Indian community in UK been truly super supportive: Rashmi Samant

Indian community in UK been truly super supportive: Rashmi Samant

It all began like a dream come true – being elected unanimously as the first Indian woman President of the Oxford University Student Union (SU) last month. But within days the tide turned on Rashmi Samant, as she found herself engulfed by allegations of racism surrounding a couple of historic social media posts. As she flew back to India amid the storm, the issue brought cyber bullying and racism into sharp focus across the UK and India – and was even raised in the Upper House of the Indian Parliament this month.

“The Indian community in the UK has truly been super supportive,” Samant told ‘iGlobal’ from her hometown of Udupi in Karnataka.

From there, she has been focussed on completing her MSc course in Energy Systems remotely as she does not feel safe to return to the UK at this stage.

“I think it's a long road for me to feel safe about the prospect of coming back and getting respite from the cyber bullying,” she said.

Ongoing investigation

The reason behind these misgivings is an ongoing investigation by the University of Oxford related to a History Faculty member, Dr Abhijit Sarkar, who took to social media in the wake of the controversy to post images of her family and make controversial references to their Hindu faith.

“An investigation into these online comments is ongoing and we must allow time for this formal process to be followed. In cases such as these, student support is provided through their college and department,” an Oxford University spokesperson said.

The spokesperson added: “The University is thoroughly committed to creating an environment where people of all backgrounds, including our Hindu students and staff, can feel welcome, valued and respected. We have strong policies in place to protect our students and staff against all forms of harassment, including online harassment.

“The University investigates thoroughly complaints that our harassment or equality policies have been breached and provides support to affected students and staff throughout such investigations.”

Thames Valley Police has also confirmed that it has received a report of an alleged hate incident related to the posts.

“I'm just very glad that the university and the police have launched an investigation into my complaint, and I look forward to resolving it in the best manner possible,” said Samant.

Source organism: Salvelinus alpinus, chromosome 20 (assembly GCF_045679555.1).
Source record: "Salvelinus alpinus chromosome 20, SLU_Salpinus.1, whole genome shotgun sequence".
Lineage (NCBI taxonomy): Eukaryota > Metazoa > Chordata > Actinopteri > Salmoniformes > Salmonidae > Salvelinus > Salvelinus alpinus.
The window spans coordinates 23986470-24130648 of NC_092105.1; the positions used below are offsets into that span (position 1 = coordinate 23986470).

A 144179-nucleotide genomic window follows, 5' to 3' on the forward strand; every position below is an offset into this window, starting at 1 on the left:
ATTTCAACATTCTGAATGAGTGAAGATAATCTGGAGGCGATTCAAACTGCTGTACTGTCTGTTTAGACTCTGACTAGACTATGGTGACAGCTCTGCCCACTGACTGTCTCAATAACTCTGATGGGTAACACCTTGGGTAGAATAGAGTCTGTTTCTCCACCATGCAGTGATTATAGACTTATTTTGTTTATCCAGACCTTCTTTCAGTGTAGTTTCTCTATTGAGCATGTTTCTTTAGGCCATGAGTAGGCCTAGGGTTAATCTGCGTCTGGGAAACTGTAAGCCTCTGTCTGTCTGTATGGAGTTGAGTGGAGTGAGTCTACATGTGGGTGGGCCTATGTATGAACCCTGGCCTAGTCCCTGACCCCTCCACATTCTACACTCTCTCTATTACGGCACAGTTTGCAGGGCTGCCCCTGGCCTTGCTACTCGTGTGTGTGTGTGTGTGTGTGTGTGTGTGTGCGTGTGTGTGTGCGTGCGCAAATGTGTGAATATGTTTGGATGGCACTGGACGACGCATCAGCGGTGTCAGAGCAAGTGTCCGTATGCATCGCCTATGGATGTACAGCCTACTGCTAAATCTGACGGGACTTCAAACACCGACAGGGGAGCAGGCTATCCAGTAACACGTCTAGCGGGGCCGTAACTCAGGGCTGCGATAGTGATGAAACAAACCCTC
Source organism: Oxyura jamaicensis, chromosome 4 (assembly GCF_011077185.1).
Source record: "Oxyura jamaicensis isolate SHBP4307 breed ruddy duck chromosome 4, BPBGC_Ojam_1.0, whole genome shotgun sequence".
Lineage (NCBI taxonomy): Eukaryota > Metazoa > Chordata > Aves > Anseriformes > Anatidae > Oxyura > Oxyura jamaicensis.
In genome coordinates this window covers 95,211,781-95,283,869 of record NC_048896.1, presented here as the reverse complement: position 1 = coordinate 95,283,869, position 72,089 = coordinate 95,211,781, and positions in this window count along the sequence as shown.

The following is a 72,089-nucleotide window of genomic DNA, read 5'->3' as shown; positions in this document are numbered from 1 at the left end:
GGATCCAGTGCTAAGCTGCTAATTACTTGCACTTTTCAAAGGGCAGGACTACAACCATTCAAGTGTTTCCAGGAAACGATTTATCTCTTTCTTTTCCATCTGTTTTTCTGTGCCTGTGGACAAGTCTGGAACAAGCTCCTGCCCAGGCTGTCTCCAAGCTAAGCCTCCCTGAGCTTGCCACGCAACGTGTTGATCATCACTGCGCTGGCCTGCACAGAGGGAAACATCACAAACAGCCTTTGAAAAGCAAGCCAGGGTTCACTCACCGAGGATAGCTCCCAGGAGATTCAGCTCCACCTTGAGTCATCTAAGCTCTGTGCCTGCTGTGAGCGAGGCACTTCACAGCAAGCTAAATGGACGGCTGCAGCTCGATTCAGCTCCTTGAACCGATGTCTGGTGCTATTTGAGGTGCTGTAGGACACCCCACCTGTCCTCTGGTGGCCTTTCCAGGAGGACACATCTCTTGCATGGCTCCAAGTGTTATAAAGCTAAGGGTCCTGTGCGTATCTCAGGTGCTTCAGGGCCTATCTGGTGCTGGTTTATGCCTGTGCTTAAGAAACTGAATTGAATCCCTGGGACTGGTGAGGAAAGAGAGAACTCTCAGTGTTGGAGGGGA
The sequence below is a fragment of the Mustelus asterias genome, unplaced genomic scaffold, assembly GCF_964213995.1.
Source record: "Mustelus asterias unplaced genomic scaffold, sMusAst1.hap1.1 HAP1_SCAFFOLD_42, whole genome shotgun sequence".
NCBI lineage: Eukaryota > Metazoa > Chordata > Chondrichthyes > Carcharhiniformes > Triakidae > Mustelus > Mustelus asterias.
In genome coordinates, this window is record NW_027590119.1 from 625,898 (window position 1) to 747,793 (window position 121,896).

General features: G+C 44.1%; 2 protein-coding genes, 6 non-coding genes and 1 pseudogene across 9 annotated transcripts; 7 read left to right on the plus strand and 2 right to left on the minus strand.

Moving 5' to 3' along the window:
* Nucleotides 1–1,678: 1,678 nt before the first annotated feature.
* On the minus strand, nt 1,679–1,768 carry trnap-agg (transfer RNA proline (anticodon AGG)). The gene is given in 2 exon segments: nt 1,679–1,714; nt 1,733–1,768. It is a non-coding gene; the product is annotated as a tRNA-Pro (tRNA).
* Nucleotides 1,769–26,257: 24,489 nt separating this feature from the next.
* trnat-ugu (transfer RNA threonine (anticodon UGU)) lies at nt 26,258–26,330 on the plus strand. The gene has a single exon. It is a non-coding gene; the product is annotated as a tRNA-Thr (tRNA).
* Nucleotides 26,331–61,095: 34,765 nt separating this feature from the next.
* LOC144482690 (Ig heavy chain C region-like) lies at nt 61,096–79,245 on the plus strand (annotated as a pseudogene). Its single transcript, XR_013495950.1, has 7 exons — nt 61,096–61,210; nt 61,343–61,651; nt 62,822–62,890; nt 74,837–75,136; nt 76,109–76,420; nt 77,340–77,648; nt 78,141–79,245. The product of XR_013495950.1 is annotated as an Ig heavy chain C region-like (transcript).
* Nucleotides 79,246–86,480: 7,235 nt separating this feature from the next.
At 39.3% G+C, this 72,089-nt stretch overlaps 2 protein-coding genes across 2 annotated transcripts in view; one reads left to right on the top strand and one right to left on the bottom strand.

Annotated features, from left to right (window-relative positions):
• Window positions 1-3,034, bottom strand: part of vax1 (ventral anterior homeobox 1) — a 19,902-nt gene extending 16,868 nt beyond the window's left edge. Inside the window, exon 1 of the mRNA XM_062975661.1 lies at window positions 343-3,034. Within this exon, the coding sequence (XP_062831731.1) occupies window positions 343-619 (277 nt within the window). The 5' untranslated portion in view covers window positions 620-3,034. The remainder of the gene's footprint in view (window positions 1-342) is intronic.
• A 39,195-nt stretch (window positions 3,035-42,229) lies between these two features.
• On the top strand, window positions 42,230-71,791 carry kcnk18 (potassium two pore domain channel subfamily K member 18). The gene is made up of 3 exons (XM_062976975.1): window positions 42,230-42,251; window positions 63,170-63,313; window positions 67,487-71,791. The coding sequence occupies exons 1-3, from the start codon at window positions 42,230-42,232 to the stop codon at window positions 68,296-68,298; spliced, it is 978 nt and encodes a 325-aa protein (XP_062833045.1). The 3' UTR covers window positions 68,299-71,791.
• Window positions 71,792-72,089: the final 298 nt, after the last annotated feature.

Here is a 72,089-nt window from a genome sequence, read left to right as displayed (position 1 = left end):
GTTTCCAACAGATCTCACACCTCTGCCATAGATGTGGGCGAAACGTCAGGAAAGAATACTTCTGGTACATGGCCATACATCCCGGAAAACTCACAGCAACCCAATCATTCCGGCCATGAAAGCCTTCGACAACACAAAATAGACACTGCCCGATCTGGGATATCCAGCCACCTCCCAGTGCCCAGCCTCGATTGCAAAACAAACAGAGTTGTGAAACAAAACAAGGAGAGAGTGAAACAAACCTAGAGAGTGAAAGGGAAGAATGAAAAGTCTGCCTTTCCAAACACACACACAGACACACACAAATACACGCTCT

Call for action

UK-based entrepreneur and former Oxford University alumnus, Alpesh Patel OBE, had issued a strong rebuke of Dr Abhijit Sarkar’s controversial social media posts and sent a formal letter of complaint to the Vice-Chancellor’s office.

Patel, Chair of the City Hindus Network (CHN), said: “This matter deserves a police investigation into the bullies on incitement to racial hatred.”

Satish K. Sharma, Senior Managing Director of the Global Hindu Federation, has been following up on the police complaint and also accused the faculty member of “unlawful conduct and inexcusable bigotry”.

“Rest assured that the British Hindu community will persist until a just conclusion has been reached,” he said.

A joint statement from the Oxford India Society, Oxford University Hindu Society and Oxford South Asian Society had raised objections about a “misleading narrative” being played out in India over this issue. However, the groups agreed that the faculty member at the centre of the controversial online comments must apologise.

“We further strongly disapprove of the actions of Dr Abhijit Sarkar, Postdoctoral History Researcher at New College. Dr Sarkar’s social media posts about Ms Samant’s parents and their religious beliefs had no place in a conversation about Ms Samant’s reprehensible actions… It is imperative that Dr Sarkar take responsibility for his words and apologise to Ms Samant,” their statement notes.

Meanwhile, a Change.Org petition calling for action against Sarkar has attracted over 37,000 signatures towards its 50,000 target within days.

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